I'm fascinated by all the commenters piping up about their own Brockle-like dogs. When you first started discussing him on your blog I felt this internal sigh of relief: my dog isn't the only freak out there! This said with lI've and respect, of course. Am interested in the anxiety/insecurity component that may play a role. I've got a 16month old male rough collie who has many of the same behaviors as Brockle. Unnerving eye contact, obsession with order, scary smart, protective to a fault, etc. he's also obsessed with pits of all kinds, mostly mine. I would love to get his crotch obsession whittled to drive bys, all my correcting has had very little influence. He's still intact, so perhaps that's part of it.
    I'm interested in this idea about the role socialization plays in it. My other collie was a neglect case and had lived outside with another collie for 5 years before coming into rescue. She doesn't do much eye contact and I get the sense as well that she finds prolonged eye contact rude.

  16. Please forgive above typos. Dumb autocorrect.

  17. mugwump - I think you're right, he was being a very *polite* dog. And he still is remarkably *polite*.

    It was just us idiot humans who took his lack of eye contact for a lack of attention and affection for us.

    Jen - my pup came from an older lady who wanted a cat, I think, he stayed in the apartment, used the litter box, and kept himself entertained while she was at work all day. She'd kennel him after supper so she could get some sleep.

    Even my other dog had a hard time communicating with him at first, a lot of his reactions were purely instinctual.

    I thought myself rather dog-savvy until he came along, and I realized that I had no idea what to do with him.

  18. Dogs are very social animals, so I think you should not discount that he is trying to help you when he tries to get you to sit down, etc. Certainly your rewarding him encourages this and lets him know it is ok, but that doesn't discount he might be actively trying to help.

    I had a very interesting experience with one of my geldings about 3 years ago. He is head of his herd. We were walking together (at liberty) to our usual training spot one evening when he got a fright and ran between me and the fence; there wasn't quite enough room to fit and as he brushed past he sent me rolling into the dirt. I checked everything was functional, got up, he came back a few steps and I went up and talked to him, didn't chastise, just reassured I was ok, knew he hadn't meant it but had to be careful because I'm so small and easily hurt. ( :) Yes, I realise I probably sound a bit of a fruitcake and I don't expect he understood every word, but I think he understood something). We finished our exercise as usual.

    Next morning when I took the hay through I was very stiff and sore and he seemed diffident with me, so I reassured again I was ok but he needed to be careful. I was astounded when he did not come up and eat off the barrow as usual, instead calmly got in front of the three other horses and kept them back all the way up to the feeders and until I had put the hay out - it was the safest feeding out I'd ever done.

    That evening I was even more surprised when I went through and the mare came up to eat off the barrow and he just left her there and calmly kept the other two back; usually if another horse did that he would rush up and push them off, often nearly over me. It was very dangerous, and no amount of arm waving or making myself big or whatever had stopped it.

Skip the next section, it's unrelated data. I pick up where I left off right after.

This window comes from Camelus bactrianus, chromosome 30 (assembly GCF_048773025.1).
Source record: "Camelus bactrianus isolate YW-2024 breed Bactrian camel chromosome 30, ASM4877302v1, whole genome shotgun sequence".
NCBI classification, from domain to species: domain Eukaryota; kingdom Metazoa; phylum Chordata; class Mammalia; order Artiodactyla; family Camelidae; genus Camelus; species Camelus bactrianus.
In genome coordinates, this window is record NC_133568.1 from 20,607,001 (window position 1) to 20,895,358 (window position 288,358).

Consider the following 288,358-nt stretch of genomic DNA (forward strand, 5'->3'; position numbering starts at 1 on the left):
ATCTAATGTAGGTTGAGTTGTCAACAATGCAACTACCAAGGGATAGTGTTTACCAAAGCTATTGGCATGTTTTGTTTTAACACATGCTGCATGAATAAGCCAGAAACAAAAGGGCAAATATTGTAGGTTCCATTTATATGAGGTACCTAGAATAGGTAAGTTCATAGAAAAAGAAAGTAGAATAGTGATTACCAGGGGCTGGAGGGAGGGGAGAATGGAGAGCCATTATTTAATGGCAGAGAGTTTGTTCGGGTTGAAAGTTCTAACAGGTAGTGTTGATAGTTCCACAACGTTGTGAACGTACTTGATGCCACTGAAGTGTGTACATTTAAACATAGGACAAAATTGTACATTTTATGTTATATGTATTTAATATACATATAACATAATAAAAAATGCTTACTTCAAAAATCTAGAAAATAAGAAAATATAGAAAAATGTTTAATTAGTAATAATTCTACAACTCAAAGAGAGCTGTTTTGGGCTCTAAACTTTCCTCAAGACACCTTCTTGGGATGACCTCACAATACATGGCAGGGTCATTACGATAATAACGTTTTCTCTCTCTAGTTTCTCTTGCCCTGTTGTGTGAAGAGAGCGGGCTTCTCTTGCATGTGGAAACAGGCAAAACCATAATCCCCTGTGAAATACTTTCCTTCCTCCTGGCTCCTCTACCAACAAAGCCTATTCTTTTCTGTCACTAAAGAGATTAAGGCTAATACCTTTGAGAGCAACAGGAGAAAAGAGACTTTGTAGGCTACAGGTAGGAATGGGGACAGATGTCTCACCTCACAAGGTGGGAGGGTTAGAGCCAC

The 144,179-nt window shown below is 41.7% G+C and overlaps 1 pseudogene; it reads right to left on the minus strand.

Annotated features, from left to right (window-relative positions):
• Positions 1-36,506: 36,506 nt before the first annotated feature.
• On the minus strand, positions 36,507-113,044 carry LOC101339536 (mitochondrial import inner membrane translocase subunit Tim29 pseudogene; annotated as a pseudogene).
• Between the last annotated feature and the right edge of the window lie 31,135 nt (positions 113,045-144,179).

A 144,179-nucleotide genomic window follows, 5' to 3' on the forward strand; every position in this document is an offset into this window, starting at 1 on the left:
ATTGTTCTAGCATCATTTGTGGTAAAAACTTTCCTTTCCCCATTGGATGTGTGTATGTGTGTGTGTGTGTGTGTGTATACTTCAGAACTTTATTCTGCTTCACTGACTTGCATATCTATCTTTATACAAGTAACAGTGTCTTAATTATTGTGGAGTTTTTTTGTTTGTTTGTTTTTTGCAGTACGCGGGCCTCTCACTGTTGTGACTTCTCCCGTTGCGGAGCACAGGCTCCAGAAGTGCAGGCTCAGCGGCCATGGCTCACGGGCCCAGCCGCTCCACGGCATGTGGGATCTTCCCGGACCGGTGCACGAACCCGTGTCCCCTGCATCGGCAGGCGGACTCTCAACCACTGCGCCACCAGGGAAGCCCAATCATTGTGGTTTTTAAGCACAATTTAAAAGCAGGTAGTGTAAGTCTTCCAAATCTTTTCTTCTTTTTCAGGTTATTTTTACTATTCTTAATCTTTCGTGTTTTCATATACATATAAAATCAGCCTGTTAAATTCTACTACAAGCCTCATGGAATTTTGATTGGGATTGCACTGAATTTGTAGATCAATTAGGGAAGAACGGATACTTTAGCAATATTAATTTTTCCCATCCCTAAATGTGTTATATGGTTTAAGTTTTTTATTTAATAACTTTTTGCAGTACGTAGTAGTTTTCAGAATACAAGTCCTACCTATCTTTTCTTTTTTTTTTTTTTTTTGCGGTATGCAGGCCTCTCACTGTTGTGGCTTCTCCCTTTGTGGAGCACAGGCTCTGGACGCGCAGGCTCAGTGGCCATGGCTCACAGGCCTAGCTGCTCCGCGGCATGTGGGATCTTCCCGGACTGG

He has continued to 'guard' me when I take the hay up, either moving other horses away or if they are too close standing where he does not add pressure to the situation. I certainly praised him when he initially offered the behaviour, but the timing of it, the morning after he accidentally bumped me over, makes me think he realised I can get knocked off my feet very easily and so he tok steps to protect me. It is certainly above and beyond anything I would have expected of a horse, but then, they are very social creatures, and I've read of many instances of a sighted horse being the eyes for a blind buddy and so on.

  19. I remember the day our rescue pit bull went from hard staring to soft eye. It reminded me of the soft eye on a horse, weirdly enough, something it took me a while to see as a novice horse owner.

    All our dogs maintain eye contact, but the feel of it is soft. I don't trust dogs that won't look at you. Maybe I want to be gazed at lovingly. That's the price for free food and bones. Fair trade in my book.

    We are still working on her hyper vigilance. There is a theory that people who have had traumatic childhoods have part of their brain that senses danger overdevelop. They then see danger all around them constantly, misread or over-react.

    I imagine the same happens to dogs.

  20. Your Brockle is quite the interesting guy! Lucky that you found each other. Both of our "Borderline" Collies are big on staring but I think that could be a breed characteristic? They stare down whatever it is they're trying to herd. My husband's dog will sit next to him and stare at me with this penetrating gaze that's almost spooky. She's a lover, though somewhat neurotic. BTW I am looking forward to your article on collection! :)

  21. Grimm's Hairy TailsMay 2, 2015 at 1:34 AM

    My daughter found a 75 pound 7 month old puppy dodging traffic on a busy highway at dark 2 days before Christmas a year ago. We were stuck with him for the holidays because the animal shelter was closed. During that time we learned that he was terrified of men, but he gazed into my eyes like my husband used to when we were first married. After 2 days of adoration I wouldn't have given him back to his owners even if they had tried to find him. He was a rock star in obedience class, aced the CGC, and has his therapy dog certification. He is too polite to obviously sniff a person, but he will sneak a sideways whiff on a pass by, and he likes air scent and discrimination games. And he still looks at me like I walk on water. The dog behavior people are wrong. Eye contact isn't always about aggression or dominance, and an imtelligent dog will use eye contact to communicate if the handler is willing and open to what the dog is trying to say.

  22. Hey Mugs = are you okay. Getting worried = haven't heard from you in while

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  25. I'm worried, too. Hoping you are okay, Mugs!

  26. Does anyone know if Mugs is okay?

  27. She's perfectly fine - just doesn't want to write blog at moment. Still on facebook though